Saturday, January 01, 2011
It's 1/1/11 and the first official baby boomers turn 65 this year, including me. There's a wearily and maddeningly cliched piece on the subject on the front page of the New York Times. Here's the online link, but don't bother unless you click on to the comments as well. There you will see the hostility behind the supposed irony of the piece expressed directly as generational resentment, with the promise of generational war. But more often you'll also see booming self-defense, a lot wittier and more trenchant than the piece itself.
One would have to be a fool not to note the practical considerations of this milestone--the relationship to Medicare and Social Security being paramount for many. Whatever the historical circumstances of our generation, we have lived these lives in these times, and it's everybody's right once they actually reach this age to think about every possible aspect of this past and our lives, as well as our relationship to the present and future.
We feared getting old as young people do. That illustration above comes from about 1969, purporting to show the Beatles as old men. It scared the hell out of me, but I put it up on the inside door of my room at the University of Iowa the semester I was at the Writers Workshop there, though I was mostly trying not to be sent off to kill or/and be killed. I suppose it was to scare myself into making good use of my time then, to not wait to accomplish something. Time's winged chariot sort of thing.
(But being disappointed that we didn't accomplish more in our lives is according to the Times piece another characteristic of our "self-absorbed" generation. Maybe this guy should have been in the car with me when I was 20, listening to an older farmer in Illinois talk about how little he'd done with his life. Regret--or as Richard Ford put it, "searing regret"-- is not exactly a boomer invention.)
Today of course this image means other things. First, most obviously, is that two of the Beatles didn't live to get that old. A second might be that the surviving two don't actually look like that. We do have a different sort of 60s (the age, not the decade), and gauging that is part of our task now.
Still, we are acutely aware that we're not here for all that much longer. And of what we may face between here and there. This image of the boomer generation holding all the cards is less than laughable, it looks like part of the problem. We're watching pensions disappear for those who predicated their lives on earning them. We're watching medical care costs skyrocket and insurance falter. And that generational resentment added to a more general callousness. A resentment that seems to hold a lot of projection. No, we probably can't expect much, not even what used to be called decency. We're dealing with the luck of the draw at each significant moment.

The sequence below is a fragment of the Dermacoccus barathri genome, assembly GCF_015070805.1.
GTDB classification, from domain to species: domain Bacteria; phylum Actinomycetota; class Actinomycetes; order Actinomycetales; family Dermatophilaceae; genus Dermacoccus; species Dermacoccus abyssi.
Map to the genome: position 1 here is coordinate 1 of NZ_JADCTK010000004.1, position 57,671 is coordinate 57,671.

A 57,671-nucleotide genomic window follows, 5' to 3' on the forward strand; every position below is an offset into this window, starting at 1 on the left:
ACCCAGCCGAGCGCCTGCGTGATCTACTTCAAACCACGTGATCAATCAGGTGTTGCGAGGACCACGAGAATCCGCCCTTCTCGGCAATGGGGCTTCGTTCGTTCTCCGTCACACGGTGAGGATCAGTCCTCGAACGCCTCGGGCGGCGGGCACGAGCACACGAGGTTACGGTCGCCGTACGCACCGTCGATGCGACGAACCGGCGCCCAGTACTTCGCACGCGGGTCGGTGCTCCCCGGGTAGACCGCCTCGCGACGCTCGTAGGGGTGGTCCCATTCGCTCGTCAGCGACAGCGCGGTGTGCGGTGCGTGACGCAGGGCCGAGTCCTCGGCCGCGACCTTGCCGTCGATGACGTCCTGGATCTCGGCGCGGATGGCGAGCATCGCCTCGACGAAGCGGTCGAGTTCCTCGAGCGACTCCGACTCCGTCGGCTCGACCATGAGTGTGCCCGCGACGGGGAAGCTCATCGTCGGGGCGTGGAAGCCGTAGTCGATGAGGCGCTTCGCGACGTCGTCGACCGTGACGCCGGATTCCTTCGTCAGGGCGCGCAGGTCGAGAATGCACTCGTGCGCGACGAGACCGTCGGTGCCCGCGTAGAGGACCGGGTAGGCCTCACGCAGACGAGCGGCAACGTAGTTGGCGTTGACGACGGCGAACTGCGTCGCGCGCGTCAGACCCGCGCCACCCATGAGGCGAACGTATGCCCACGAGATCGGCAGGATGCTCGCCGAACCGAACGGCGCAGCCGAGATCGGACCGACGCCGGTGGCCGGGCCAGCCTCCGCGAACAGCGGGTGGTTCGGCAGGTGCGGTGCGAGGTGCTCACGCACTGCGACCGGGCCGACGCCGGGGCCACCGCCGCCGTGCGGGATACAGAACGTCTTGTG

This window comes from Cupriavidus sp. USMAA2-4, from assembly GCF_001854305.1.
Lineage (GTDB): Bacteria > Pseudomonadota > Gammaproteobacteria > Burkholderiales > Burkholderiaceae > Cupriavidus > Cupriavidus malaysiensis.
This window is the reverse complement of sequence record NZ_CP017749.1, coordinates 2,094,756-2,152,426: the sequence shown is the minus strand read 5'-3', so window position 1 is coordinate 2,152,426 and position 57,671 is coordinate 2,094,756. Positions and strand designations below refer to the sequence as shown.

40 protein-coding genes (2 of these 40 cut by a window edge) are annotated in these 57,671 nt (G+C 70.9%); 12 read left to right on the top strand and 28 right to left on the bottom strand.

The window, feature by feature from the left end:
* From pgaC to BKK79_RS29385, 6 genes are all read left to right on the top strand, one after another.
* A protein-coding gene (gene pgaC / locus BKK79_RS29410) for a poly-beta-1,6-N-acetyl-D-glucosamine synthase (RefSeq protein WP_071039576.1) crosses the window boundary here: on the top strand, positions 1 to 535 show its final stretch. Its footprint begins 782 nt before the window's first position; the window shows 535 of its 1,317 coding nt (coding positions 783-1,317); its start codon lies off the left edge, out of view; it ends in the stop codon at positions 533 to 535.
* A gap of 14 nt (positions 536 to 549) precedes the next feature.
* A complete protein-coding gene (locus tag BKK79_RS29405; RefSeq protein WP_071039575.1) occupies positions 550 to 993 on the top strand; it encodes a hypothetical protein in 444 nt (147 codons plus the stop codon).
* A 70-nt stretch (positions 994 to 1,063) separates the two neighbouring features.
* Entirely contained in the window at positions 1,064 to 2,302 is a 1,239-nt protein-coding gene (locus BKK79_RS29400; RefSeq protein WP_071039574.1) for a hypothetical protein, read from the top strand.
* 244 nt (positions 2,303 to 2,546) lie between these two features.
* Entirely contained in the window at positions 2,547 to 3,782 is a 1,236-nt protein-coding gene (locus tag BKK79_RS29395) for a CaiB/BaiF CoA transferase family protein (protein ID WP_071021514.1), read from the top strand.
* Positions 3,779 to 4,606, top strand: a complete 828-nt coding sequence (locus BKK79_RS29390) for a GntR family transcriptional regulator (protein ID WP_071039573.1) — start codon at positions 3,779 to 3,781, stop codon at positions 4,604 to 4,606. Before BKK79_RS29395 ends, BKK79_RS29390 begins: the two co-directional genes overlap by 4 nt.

And the idiocy of our drug-dependent, for-profit and perversely regulated health and care systems puts us in the way of cruelty masked as care. Another Times piece today--the one with the most hits--is about "new" approaches to caring for Alzheimer's patients. Care that is little more than common sense: well-lit rooms are more cheerful, especially when they allow old eyes to see. Instead of drugs and feeding tubes, give them food they like, with good feelings attached. Chocolate works better than Xanax.
Care along the lines of Beatitudes--what a great name, too--is proving more effective and also costs less. It helps patients and caregivers. And it's loving. I'm sure everybody who reads this piece sees its wisdom. But when chocolate is substituted for Xanax, drug companies don't make outrageous profits. Thoughtful and courageous administrators and caregivers may cost more than minimum wage workers--although rules (by for-profits as well as government) probably prevent even badly paid caregivers from doing what they know is better. So while the Beatitudes approach may spread, there's a lot of power likely to be marshaled against it.
While it did take a certain creativity to discover that emotional memory may last even in those whose cognitive memory is eroded or short-circuited, it also takes the kind of close attention that family members give, as well as formed the basis for many of the insights of early psychology--Jung for instance. Today psychology is all about drugs and administering clever little tests to undergraduates and making big claims for the findings.
Paying close attention to others is not the opposite of paying close attention to yourself. It can be part of the same process. For example, a writer who doesn't precisely divulge her age--and how could you, at Salon--offers an observation that older people are nicer to each other, and she offers an opinion as to why that is, which is, if I might summarize it thus, we know to what extent we're all bullshit.
To which I'd add, we know to what extent we're all vulnerable. But there's another reason, an additionally heartening one. I saw my uncle at my niece's wedding last month. He's now in his late 70s, and he told me (as he did the last time I saw him, more than a year before) that he thinks about my mother a lot. She was his oldest sister, there was about 14 years difference in their ages. He says he doesn't remember a lot anymore, but he remembers her acts of kindness. It reminded me of the last conversation I had with his other older sister, my aunt, who was the middle child. In talking about her father, she remarked on how kind he was.
So kindness is remembered. And we can all accomplish kindness, and so be remembered for that.